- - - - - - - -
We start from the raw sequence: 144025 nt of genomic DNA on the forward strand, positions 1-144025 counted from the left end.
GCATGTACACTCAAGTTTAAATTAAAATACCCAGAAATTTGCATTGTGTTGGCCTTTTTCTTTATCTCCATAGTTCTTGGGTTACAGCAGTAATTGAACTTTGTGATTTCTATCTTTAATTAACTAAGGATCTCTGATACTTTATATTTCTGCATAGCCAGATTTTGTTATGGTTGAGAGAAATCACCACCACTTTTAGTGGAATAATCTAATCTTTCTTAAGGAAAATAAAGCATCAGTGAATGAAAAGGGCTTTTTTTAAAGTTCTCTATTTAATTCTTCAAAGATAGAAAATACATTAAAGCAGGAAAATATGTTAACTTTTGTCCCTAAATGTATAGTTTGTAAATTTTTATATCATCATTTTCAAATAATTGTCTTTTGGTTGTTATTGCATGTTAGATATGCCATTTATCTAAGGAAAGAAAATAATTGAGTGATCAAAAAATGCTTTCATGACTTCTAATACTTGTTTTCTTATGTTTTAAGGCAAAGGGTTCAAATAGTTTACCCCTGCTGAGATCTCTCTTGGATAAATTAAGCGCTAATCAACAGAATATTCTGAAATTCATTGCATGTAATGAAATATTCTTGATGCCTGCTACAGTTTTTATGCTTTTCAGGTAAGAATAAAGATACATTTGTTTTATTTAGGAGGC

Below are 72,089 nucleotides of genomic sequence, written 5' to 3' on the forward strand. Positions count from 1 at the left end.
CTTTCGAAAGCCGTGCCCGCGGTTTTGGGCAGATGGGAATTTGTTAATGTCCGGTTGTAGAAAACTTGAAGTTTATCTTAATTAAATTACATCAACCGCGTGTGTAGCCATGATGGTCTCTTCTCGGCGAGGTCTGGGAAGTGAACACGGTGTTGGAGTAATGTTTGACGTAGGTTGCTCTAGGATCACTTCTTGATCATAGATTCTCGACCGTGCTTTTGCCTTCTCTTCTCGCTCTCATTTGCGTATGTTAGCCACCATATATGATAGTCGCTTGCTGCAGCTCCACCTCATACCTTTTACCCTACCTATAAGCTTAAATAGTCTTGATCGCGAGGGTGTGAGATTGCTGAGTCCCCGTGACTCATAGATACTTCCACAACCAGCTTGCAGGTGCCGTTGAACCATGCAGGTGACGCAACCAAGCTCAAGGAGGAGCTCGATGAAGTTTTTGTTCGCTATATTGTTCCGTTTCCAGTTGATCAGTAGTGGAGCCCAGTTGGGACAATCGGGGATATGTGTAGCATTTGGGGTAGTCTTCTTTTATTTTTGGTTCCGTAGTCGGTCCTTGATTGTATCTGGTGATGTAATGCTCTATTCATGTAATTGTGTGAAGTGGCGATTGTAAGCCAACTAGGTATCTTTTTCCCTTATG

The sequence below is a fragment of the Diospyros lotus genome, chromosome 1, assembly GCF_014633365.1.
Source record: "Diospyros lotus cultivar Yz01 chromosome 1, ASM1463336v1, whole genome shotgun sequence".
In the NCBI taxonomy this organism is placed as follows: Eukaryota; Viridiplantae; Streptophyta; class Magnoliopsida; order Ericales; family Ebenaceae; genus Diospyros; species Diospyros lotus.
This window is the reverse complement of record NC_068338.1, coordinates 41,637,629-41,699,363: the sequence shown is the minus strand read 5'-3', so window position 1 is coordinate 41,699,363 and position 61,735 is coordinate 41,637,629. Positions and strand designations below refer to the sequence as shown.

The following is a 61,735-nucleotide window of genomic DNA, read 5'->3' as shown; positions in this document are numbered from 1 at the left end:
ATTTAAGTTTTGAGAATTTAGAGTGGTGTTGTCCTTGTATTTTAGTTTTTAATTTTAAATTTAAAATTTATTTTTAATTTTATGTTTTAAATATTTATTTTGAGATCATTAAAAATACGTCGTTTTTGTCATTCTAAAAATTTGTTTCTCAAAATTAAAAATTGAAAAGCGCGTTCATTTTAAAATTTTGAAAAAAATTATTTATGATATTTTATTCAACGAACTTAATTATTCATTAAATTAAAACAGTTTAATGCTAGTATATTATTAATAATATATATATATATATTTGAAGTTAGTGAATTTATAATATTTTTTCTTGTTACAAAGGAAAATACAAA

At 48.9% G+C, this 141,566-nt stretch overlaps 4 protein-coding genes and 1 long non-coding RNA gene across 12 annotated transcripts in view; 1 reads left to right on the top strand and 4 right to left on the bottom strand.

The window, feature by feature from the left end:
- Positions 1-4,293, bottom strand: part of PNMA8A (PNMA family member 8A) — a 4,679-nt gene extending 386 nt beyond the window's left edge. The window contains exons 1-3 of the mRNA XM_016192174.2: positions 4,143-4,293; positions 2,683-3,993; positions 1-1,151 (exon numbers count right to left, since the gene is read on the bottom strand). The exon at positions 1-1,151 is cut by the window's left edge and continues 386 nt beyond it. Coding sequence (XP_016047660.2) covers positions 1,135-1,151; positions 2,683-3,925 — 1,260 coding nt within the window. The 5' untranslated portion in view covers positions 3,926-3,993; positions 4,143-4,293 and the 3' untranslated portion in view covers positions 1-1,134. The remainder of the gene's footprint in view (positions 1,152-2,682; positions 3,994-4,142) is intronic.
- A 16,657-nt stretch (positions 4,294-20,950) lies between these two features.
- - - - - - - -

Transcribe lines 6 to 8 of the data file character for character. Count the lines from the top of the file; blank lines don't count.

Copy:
Source record: "Diospyros lotus cultivar Yz01 chromosome 1, ASM1463336v1, whole genome shotgun sequence".
In the NCBI taxonomy this organism is placed as follows: Eukaryota; Viridiplantae; Streptophyta; class Magnoliopsida; order Ericales; family Ebenaceae; genus Diospyros; species Diospyros lotus.
This window is the reverse complement of record NC_068338.1, coordinates 41,637,629-41,699,363: the sequence shown is the minus strand read 5'-3', so window position 1 is coordinate 41,699,363 and position 61,735 is coordinate 41,637,629. Positions and strand designations below refer to the sequence as shown.